At the grand old age of three and a half months, Ezra is now able to smile and laugh, roll onto his side, recognize faces, vocalize, deliberately grasp things, feel textures, follow movement with his eyes, hold his head up unaided for minutes at a time, and even occasionally sleep through the night.
It’s been wondrous to watch his rapid physical and cognitive development, especially the changes in his personality as his sensory awareness opens up and he goes wide-eyed (or open-mouthed) at new things he can see and hear and touch and feel and taste.
And it truly is heartwarming to see our kid smile and laugh just at the sight of me. (Or maybe it should be puzzling because he seems to find something about me really amusing.)
Meanwhile we’re learning to speak Baby while transitioning him to grownup human languages. He really does have specific sounds for his various simple needs: hunger, diaper, fatigue, frustration. I speak to him in English and Tagalog, of course, but I’m injecting a few other languages: singing German and Irish songs as lullabies, and blessing his sneezes in French.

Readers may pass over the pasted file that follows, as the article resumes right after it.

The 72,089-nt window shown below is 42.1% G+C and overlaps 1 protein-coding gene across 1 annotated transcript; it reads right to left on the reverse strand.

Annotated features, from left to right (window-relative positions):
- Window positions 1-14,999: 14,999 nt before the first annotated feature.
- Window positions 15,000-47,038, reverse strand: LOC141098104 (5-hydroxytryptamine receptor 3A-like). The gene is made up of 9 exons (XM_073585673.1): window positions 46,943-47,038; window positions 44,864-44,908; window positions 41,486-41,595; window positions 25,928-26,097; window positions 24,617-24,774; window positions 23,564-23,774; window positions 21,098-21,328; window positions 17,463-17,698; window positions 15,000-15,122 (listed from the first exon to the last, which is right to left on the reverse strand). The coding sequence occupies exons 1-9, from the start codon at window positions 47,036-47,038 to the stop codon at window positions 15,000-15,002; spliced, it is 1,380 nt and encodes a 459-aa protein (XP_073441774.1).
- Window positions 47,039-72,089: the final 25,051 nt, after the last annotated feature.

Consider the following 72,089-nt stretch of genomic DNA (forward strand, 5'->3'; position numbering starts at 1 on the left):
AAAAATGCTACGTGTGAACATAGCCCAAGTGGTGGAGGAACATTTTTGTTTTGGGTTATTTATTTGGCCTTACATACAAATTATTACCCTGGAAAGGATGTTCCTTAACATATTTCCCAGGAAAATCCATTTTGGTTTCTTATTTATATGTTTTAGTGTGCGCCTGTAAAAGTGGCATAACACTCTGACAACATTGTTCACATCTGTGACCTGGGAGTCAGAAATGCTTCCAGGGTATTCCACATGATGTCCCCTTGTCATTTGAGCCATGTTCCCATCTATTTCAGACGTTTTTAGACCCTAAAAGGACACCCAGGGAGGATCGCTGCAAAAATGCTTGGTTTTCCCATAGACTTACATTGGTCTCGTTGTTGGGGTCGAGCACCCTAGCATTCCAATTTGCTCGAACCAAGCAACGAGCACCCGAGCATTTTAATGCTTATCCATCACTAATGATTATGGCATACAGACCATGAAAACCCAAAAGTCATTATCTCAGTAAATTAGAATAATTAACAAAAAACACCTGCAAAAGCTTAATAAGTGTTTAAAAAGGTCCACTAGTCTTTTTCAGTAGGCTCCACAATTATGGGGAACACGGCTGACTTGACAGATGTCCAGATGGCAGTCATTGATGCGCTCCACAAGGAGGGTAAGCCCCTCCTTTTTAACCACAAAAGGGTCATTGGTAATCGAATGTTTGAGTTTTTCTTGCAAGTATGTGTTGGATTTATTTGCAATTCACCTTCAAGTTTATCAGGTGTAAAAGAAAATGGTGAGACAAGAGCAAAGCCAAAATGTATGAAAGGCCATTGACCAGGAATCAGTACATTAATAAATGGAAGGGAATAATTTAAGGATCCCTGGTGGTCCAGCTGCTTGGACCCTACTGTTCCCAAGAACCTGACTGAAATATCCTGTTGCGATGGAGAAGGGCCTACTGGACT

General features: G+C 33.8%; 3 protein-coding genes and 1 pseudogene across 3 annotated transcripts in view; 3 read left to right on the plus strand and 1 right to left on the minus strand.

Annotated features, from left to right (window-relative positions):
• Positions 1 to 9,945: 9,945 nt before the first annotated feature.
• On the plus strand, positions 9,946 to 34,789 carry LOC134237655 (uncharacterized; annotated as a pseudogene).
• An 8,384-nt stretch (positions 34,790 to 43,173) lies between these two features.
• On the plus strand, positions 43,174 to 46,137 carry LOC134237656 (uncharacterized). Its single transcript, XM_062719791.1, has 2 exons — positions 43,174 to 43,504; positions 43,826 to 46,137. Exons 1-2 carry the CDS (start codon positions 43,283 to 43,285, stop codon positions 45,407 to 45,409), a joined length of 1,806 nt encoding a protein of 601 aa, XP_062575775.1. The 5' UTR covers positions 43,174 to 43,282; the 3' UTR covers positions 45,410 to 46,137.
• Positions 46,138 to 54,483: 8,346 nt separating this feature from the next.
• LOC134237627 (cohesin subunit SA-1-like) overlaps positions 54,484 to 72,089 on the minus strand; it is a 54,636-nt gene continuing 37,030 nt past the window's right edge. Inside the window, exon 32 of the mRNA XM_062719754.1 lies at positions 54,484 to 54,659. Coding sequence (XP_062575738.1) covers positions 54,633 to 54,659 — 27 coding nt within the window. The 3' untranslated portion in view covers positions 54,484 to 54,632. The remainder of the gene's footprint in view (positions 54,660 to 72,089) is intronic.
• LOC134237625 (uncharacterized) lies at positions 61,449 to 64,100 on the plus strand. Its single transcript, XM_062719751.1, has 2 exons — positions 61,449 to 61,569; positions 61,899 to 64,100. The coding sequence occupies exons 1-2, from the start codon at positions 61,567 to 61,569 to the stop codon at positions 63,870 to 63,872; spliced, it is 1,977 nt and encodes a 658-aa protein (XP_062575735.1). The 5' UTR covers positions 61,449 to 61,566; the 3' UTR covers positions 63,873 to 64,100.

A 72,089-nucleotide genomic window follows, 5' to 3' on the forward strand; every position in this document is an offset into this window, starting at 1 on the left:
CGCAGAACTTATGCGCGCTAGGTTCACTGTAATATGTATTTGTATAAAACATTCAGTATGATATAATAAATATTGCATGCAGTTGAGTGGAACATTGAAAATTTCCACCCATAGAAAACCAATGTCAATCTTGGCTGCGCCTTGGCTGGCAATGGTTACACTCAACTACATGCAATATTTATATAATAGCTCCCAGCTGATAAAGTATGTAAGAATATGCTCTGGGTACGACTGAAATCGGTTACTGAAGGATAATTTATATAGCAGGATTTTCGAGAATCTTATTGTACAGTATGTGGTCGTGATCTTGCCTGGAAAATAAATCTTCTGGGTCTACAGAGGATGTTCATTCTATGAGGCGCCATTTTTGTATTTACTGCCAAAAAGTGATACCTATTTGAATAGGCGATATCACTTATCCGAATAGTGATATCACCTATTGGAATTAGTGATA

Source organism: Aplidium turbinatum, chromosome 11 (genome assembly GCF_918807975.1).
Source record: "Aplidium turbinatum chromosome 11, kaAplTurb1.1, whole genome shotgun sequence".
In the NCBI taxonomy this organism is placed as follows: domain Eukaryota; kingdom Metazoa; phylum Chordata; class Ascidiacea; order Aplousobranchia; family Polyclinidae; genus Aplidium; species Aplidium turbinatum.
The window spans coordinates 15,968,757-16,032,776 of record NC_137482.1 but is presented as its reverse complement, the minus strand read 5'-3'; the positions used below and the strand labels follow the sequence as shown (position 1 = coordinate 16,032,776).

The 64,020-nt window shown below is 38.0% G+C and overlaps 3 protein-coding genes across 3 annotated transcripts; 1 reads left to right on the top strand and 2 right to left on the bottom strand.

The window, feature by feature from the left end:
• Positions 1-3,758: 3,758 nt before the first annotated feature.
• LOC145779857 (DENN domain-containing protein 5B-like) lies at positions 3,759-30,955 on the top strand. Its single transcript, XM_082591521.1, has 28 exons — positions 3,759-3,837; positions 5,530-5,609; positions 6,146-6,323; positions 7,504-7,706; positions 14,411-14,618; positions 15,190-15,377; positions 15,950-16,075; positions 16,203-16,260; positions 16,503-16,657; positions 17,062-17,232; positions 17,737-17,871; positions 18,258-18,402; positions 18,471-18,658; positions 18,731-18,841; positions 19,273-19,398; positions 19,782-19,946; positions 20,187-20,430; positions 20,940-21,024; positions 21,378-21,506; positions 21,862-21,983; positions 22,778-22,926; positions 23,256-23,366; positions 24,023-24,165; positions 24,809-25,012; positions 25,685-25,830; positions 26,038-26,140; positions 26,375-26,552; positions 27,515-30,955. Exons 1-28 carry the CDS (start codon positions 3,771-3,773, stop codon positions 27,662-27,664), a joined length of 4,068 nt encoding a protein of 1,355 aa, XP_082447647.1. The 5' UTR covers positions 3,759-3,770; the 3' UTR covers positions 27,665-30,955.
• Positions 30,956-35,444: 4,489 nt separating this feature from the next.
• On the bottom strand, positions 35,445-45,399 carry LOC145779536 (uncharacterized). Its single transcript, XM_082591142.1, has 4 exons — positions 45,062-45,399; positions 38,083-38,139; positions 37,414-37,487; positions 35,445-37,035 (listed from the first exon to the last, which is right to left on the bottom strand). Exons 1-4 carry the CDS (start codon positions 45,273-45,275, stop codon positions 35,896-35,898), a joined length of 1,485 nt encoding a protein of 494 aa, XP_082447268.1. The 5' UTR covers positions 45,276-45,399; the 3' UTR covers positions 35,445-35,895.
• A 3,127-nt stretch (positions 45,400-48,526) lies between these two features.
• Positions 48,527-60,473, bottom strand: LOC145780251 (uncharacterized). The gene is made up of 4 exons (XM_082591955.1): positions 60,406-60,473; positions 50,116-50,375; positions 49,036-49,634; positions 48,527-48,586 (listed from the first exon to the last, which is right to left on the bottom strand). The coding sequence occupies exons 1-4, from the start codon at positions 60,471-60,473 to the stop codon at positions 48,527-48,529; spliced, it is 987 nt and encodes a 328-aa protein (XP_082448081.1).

At about 13 lbs and 2 ft he’s slightly-low-average weight but also extremely tall for his age, with most of that height in his legs. As he approaches the size thresholds for his bassinet and car seat I’m already picturing a six foot teenager around our house in the 2030s.
There are still sleepless nights, especially as he transitions from bassinet to crib, goes through sleep disturbances affected by his increased sensory awareness, and suffers his first colds and allergies, but the truly hardest days of newborn life are behind us. Still, further challenges lie ahead: crawling, teething, solid foods, walking, potty training, college.
I think fatherhood most profoundly sank in for me a few weeks ago when I picked him up from daycare and said, “Hi, I’m Ezra’s father.” With those words came a rush of thoughts and emotions: from impressions of the sacramental importance of parenthood as theological ministry, to various realizations about my own parents, to “Hey I should learn to say ‘I am your father’ in a Darth Vader voice by the time he’s old enough to watch Star Wars.”